Indigenous communities in Lares, Peru—about 90 miles (150 kilometers) north of Cusco—live at 12,000–14,500 feet (3,660–4,420 meters) above sea level, high in the Andes Mountains. Men tend the fields while women weave high-quality textiles that they sell intermittently at markets. Children attend school until they are also needed to work in the fields or help out with household duties.
The district of Lares straddles the last eastern high passes of the Andes and descends into the tropical highlands. The closest market is at least three hours away by bus on a one-lane dirt road that winds precariously along steep mountain drop-offs. The nearest communities are about four hours away by foot, accessed via a network of well-trodden trails. Although the people living in the Lares region persevere despite limited resources and harsh living conditions, these factors—coupled with fragmented government aid and a dearth of infrastructure—render these communities relatively inaccessible to visitors.
Tourism is a huge industry in Cusco, though. While some travelers do venture out of the city to visit natural hot springs around the Lares district, in general they do not utilize the trail networks, nor do they make it into these small communities. To provide its people with opportunities for economic development, the Lares district government is attempting to take advantage of this market by promoting rural tourism.
The Andean Alliance for Sustainable Development (AASD), which works with Peruvian communities to identify ways to address livelihood challenges, is supporting this initiative by employing GIS. Specifically, the AASD is using ArcGIS Online—and adventurous volunteers—to create a map of the trail networks that connect Lares and its surrounding districts. The result will be a rural tourism circuit that takes travelers beyond the hot springs and into these communities.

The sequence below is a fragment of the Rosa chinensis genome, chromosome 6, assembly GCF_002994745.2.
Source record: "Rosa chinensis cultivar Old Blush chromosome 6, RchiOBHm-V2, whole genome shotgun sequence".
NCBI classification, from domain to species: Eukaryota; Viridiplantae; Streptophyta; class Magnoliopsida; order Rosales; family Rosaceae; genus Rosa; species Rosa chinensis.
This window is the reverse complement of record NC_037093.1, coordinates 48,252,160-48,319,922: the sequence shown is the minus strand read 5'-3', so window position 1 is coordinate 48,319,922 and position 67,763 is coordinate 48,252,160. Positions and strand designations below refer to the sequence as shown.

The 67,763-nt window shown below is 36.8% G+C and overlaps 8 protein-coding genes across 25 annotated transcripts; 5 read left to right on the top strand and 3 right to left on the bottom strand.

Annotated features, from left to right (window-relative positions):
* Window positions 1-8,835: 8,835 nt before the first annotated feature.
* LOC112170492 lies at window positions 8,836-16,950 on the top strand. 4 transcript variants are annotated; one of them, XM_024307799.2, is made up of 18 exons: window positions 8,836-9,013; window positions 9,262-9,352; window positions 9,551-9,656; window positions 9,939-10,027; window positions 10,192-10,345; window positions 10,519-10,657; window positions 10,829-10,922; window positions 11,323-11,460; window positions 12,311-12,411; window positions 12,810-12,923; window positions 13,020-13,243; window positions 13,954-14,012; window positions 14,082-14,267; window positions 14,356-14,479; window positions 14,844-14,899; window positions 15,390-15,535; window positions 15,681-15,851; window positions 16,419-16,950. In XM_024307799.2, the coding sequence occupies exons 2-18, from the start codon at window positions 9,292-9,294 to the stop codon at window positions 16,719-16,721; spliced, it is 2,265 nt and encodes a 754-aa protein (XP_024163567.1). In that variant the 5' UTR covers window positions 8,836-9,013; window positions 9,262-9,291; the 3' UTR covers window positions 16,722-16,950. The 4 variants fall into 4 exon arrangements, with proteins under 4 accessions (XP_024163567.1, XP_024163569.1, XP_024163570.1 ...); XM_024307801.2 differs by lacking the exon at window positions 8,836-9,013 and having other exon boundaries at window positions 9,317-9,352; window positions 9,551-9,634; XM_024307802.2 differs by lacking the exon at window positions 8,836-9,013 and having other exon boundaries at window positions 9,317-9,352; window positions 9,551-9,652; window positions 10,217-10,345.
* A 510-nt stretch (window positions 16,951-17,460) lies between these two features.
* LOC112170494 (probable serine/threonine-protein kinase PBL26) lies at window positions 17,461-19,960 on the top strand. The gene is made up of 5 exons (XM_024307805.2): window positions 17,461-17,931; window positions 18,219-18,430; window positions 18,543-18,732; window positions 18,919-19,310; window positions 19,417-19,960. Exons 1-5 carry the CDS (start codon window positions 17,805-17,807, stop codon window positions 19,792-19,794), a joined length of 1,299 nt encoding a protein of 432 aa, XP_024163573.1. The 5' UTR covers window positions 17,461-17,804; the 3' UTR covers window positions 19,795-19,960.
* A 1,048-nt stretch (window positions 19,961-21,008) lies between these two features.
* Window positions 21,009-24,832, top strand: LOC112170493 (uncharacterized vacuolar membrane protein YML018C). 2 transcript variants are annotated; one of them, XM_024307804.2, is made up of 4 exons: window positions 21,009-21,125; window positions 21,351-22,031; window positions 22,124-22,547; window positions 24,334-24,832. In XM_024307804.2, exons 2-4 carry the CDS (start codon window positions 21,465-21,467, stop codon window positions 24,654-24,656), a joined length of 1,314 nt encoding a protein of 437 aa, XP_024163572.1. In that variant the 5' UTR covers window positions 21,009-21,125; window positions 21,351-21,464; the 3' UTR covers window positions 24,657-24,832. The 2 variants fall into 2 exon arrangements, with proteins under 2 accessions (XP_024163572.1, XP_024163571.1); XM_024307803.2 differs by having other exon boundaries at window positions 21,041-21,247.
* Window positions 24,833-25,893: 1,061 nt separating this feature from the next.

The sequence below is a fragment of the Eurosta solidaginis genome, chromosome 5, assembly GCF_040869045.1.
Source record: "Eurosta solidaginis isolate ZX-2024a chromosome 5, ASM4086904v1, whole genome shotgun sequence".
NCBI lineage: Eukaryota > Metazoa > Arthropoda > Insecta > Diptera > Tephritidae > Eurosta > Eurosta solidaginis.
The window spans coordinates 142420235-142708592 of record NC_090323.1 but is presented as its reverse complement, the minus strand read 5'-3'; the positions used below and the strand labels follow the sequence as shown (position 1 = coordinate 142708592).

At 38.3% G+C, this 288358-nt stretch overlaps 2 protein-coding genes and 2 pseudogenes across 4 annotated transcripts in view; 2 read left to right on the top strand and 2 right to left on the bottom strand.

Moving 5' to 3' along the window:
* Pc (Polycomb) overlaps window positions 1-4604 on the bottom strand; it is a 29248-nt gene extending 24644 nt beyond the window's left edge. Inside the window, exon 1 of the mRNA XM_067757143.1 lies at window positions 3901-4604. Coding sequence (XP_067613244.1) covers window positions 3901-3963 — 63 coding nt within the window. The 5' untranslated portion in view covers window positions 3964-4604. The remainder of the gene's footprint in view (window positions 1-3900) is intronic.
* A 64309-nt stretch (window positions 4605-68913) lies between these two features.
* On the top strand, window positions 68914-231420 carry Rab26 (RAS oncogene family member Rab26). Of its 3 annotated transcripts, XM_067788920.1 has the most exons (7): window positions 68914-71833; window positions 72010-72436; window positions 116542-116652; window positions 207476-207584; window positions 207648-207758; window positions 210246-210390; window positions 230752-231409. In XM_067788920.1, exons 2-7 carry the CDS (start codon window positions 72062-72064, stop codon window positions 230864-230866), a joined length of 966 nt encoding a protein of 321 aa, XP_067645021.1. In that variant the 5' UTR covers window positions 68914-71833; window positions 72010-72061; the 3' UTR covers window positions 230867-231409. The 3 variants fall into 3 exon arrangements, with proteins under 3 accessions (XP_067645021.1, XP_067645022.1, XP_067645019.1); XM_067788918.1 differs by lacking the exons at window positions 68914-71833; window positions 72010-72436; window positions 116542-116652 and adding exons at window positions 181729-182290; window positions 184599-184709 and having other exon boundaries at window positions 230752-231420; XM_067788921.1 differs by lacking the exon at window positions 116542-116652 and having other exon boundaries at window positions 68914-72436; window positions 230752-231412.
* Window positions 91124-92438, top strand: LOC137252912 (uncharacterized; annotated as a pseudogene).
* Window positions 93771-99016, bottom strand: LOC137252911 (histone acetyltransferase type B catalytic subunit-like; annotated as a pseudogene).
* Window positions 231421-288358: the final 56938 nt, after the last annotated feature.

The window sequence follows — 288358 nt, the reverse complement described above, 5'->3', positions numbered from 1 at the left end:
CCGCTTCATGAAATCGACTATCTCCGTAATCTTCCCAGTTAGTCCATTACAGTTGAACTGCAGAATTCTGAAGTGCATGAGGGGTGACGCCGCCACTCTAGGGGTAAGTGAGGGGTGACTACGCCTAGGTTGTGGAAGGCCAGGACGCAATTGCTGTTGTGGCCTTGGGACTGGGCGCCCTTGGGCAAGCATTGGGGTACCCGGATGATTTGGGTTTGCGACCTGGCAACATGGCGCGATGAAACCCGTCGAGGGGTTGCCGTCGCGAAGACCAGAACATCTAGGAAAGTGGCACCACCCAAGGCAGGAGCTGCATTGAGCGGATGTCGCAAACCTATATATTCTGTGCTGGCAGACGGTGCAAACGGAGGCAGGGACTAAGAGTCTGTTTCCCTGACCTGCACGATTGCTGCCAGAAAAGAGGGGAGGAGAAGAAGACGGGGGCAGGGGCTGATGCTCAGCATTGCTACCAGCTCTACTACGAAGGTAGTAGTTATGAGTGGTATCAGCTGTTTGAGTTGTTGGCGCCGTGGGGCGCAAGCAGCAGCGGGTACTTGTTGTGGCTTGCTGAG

When volunteers arrive in Lares, they are provided with local guides and fitted with Garmin GPS units to collect the track lines of these previously unmapped trails. They also use a smartphone survey app to collect area-of-interest points such as guesthouses, markets, camping and recreational areas, and hot springs. These locations are collected and stored offline, since there are no active cellular zones in the region. The volunteers then use a wireless Internet connection each night to synchronize the data with a database, and a GIS specialist loads the information into a geodatabase on an as-needed basis.
This data conversion process is tedious, however, so the AASD is currently implementing Collector for ArcGIS 10.3 so that when volunteer hikers enter an area with cellular or wireless Internet coverage, their data will automatically sync into AASD’s ArcGIS Online geodatabase. Additionally, the app can be downloaded to Android and iOS devices, which will allow the volunteers to use their own smartphones.
AASD trekkers have already mapped approximately 60 miles (97 kilometers) of trails. And they are learning about mapping and GIS while doing it.
“The AASD mapping project allowed me to get valuable field experience while mapping thousand-year-old trails that have never been mapped before,” said Kenneth Eggering, who hiked and collected data for some Lares trails during the summer of 2014. “The beauty of these trails is that they are used every day by indigenous communities.”
Once the trails are mapped, tourists will use an interactive map application—which was originally created in ArcGIS for Desktop Advanced and will be published to the AASD’s ArcGIS Online account—to design their own hiking trips by selecting a trail or a series of trails around the Lares district to trek. After the trekkers define an area of interest on the map and select an appropriate scale, they will be able to either download it to their portable devices or print it out to take with them (ideally both, in case of electronic malfunction).
Beyond providing tourists with the opportunity to explore Peru’s isolated areas and trails, these detailed maps will bring the market to the locals. Rather than having to regularly travel long distances and deal with middlemen to sell their goods, members of these expansive rural communities will be able to welcome tourists and sell their goods within their own environs.